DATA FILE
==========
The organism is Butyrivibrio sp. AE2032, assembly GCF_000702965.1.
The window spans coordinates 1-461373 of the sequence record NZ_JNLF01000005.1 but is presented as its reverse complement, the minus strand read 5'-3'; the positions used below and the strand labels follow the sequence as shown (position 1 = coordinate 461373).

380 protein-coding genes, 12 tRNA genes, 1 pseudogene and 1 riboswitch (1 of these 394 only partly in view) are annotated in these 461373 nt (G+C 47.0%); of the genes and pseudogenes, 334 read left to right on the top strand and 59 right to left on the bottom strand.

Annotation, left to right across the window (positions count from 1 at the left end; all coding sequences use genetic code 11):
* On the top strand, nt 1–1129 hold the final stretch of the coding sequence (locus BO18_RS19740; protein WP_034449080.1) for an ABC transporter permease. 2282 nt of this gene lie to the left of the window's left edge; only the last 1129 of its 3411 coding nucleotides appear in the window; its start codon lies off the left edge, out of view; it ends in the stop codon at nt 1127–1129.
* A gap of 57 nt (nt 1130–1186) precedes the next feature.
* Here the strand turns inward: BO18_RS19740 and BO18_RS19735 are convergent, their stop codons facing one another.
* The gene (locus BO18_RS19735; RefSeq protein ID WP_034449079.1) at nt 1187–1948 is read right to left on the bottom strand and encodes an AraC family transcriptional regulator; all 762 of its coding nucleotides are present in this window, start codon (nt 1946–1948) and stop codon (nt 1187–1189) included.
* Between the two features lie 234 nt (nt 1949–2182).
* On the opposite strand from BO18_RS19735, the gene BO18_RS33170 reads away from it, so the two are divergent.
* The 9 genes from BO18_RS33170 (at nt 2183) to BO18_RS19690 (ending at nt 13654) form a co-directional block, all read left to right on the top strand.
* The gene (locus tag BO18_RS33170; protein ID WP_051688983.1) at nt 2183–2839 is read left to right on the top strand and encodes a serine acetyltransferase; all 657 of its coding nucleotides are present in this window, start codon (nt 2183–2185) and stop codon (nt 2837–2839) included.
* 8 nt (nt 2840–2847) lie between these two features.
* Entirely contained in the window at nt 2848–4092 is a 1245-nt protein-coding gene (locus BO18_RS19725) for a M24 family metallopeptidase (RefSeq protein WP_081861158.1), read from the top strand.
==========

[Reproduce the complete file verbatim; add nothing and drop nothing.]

The organism is Butyrivibrio sp. AE2032, assembly GCF_000702965.1.
The window spans coordinates 1-461373 of the sequence record NZ_JNLF01000005.1 but is presented as its reverse complement, the minus strand read 5'-3'; the positions used below and the strand labels follow the sequence as shown (position 1 = coordinate 461373).

380 protein-coding genes, 12 tRNA genes, 1 pseudogene and 1 riboswitch (1 of these 394 only partly in view) are annotated in these 461373 nt (G+C 47.0%); of the genes and pseudogenes, 334 read left to right on the top strand and 59 right to left on the bottom strand.

Annotation, left to right across the window (positions count from 1 at the left end; all coding sequences use genetic code 11):
* On the top strand, nt 1–1129 hold the final stretch of the coding sequence (locus BO18_RS19740; protein WP_034449080.1) for an ABC transporter permease. 2282 nt of this gene lie to the left of the window's left edge; only the last 1129 of its 3411 coding nucleotides appear in the window; its start codon lies off the left edge, out of view; it ends in the stop codon at nt 1127–1129.
* A gap of 57 nt (nt 1130–1186) precedes the next feature.
* Here the strand turns inward: BO18_RS19740 and BO18_RS19735 are convergent, their stop codons facing one another.
* The gene (locus BO18_RS19735; RefSeq protein ID WP_034449079.1) at nt 1187–1948 is read right to left on the bottom strand and encodes an AraC family transcriptional regulator; all 762 of its coding nucleotides are present in this window, start codon (nt 1946–1948) and stop codon (nt 1187–1189) included.
* Between the two features lie 234 nt (nt 1949–2182).
* On the opposite strand from BO18_RS19735, the gene BO18_RS33170 reads away from it, so the two are divergent.
* The 9 genes from BO18_RS33170 (at nt 2183) to BO18_RS19690 (ending at nt 13654) form a co-directional block, all read left to right on the top strand.
* The gene (locus tag BO18_RS33170; protein ID WP_051688983.1) at nt 2183–2839 is read left to right on the top strand and encodes a serine acetyltransferase; all 657 of its coding nucleotides are present in this window, start codon (nt 2183–2185) and stop codon (nt 2837–2839) included.
* 8 nt (nt 2840–2847) lie between these two features.
* Entirely contained in the window at nt 2848–4092 is a 1245-nt protein-coding gene (locus BO18_RS19725) for a M24 family metallopeptidase (RefSeq protein WP_081861158.1), read from the top strand.